Binance, CEO Changpeng Zhao, and former compliance officer Samuel Lim have all been named in a complaint filed against the cryptocurrency exchange by the U.S. Commodity Futures and Trading Commission (CFTC).
The complaint alleges that from at least July 2019 up to the present day, Binance "offered and executed commodity derivatives transactions on behalf of U.S. persons” despite this being prohibited by federal law.
It details the company’s purported efforts to retain valuable and VIP customers on the main Binance.com platform, even after the company launched its Binance.US exchange to service U.S. customers in compliance with local regulators.
The filing alleges that this was achieved by directing high-value users, including U.S.-based institutional investors, to mask their true location using virtual private network (VPN) software and submit non-U.S. documents, to pass know-your-customer (KYC) processes.
The CFTC accuses Binance, Zhao and Lim of violating several core provisions of the Commodity Exchange Act, including those “designed to prevent and detect money laundering and terrorism financing.”
In addition to the disgorgement of profits derived from U.S. citizens and payment of civil penalties for the infringements, the complaint also requests that Binance and CZ be banned from engaging in any of the conduct contained within. This would include trading on registered entities, holding any commodity interest or directing any trading of digital assets.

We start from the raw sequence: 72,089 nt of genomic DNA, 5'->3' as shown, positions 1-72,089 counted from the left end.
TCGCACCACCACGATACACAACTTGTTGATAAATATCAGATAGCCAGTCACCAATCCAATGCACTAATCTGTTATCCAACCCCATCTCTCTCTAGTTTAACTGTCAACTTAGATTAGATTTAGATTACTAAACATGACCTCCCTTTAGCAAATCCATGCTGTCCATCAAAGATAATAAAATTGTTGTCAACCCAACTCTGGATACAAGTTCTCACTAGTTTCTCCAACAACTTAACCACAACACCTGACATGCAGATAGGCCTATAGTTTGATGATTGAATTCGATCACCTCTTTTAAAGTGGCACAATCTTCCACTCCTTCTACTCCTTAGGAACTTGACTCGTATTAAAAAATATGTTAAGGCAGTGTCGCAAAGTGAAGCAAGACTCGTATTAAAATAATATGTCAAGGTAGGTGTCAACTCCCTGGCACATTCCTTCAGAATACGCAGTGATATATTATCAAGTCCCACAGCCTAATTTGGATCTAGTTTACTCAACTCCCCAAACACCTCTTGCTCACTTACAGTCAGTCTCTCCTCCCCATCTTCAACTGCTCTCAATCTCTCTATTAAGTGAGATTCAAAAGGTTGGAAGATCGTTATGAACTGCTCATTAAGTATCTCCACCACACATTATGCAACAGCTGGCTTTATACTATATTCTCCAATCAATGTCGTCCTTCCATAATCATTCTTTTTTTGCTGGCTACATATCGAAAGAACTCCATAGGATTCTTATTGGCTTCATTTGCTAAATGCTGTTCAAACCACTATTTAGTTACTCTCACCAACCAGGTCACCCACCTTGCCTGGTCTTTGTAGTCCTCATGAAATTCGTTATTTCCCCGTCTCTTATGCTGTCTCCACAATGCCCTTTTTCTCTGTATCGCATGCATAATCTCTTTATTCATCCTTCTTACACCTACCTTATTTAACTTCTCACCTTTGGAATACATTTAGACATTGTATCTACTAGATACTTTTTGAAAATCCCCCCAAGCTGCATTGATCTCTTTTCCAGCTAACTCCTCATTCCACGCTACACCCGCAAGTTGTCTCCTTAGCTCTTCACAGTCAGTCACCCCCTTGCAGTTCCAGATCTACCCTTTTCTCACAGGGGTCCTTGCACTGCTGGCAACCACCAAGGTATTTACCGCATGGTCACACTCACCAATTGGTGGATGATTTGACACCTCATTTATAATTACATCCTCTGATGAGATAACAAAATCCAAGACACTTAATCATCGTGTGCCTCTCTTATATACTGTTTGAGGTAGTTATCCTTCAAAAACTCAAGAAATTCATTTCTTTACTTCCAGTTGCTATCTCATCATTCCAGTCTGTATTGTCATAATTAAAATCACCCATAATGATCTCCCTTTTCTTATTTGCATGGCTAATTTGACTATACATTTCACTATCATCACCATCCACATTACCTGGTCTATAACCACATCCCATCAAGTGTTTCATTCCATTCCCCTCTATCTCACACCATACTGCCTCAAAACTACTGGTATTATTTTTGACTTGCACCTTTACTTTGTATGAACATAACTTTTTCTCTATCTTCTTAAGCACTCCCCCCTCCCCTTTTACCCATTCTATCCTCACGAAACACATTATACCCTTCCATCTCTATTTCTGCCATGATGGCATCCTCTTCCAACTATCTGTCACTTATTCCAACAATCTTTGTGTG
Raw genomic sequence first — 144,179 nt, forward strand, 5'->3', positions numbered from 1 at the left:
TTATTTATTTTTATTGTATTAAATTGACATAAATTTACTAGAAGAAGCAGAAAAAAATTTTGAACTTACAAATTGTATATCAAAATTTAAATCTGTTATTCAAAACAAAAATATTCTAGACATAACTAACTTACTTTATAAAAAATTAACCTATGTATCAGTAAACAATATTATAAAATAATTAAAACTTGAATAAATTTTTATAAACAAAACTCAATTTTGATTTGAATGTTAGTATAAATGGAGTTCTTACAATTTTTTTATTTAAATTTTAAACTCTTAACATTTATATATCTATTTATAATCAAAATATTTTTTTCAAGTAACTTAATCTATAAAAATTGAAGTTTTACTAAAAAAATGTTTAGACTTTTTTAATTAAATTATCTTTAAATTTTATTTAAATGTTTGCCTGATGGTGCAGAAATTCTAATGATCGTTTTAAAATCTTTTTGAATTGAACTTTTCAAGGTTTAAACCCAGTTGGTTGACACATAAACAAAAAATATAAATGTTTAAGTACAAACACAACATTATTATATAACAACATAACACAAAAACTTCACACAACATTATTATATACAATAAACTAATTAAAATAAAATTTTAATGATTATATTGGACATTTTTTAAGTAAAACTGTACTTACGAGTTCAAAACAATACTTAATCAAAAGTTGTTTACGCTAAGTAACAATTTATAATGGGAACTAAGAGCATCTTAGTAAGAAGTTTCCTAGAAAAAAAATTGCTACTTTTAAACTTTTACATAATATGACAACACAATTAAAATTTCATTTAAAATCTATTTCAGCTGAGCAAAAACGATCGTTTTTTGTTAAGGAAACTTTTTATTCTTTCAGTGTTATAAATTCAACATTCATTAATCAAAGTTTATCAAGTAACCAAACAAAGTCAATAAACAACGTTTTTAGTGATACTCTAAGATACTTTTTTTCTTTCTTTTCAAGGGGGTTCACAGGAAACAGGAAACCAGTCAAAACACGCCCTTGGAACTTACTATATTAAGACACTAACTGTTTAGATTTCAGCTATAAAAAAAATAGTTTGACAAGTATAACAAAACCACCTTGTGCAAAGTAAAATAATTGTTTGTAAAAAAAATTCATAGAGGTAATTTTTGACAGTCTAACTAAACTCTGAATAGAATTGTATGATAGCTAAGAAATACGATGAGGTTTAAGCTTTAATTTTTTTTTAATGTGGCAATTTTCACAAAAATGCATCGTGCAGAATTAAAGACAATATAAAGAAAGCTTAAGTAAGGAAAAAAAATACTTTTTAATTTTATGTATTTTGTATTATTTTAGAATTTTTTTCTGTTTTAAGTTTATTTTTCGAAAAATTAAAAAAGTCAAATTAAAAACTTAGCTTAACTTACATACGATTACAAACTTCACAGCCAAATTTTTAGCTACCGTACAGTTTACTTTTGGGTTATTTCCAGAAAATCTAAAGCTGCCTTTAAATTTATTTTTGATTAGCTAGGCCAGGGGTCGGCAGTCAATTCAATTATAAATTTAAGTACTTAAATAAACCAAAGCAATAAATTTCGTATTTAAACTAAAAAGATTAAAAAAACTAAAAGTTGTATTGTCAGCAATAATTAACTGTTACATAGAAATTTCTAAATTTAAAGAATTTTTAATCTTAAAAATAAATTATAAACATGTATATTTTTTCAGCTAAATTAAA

In his response, CZ called the filing “unexpected and disappointing”, it having occurred despite Binance “working cooperatively with the CFTC for over two years.”
He claimed that the complaint appeared to contain “an incomplete recitation of facts,” and that Binance.com has one of the industry’s highest standards in KYC and AML (anti-money laundering). Users from the U.S. were blocked by nationality (via KYC documentation), IP location (including popular VPN endpoints), device fingerprints, bank deposits/withdrawals and more, according to Zhao.
The exchange cooperates with regulators and law enforcement, with over 750 people employed in compliance teams, and the firm has assisted U.S. law enforcement to freeze and/or seize $160 million in assets so far this year.
Just a week ago SEC charged Justin Sun for unregistered crypto security offerings, so it is rather starting to look like this is all part of a concerted anti-crypto push by U.S. authorities, whereby SEC is going after the crypto founders while CFTC is blocking access to 'unmanned' crypto through exchanges.
If true, such a position of U.S. authorities would appear to be a rather short-sighted policy. As many other global jurisdictions work with the industry to develop suitable regulatory frameworks and promote innovation, the unilateral continuation of this heavy-handed approach is likely to leave the country with a blockchain ‘brain-drain’.
Unless it can somehow convince the rest of the world to follow its ill-advised ‘War on Crypto’ it is a battle which is virtually impossible to win. The U.S. just stands to be left behind in this important technology industry.
As usual, we will continue to Observe.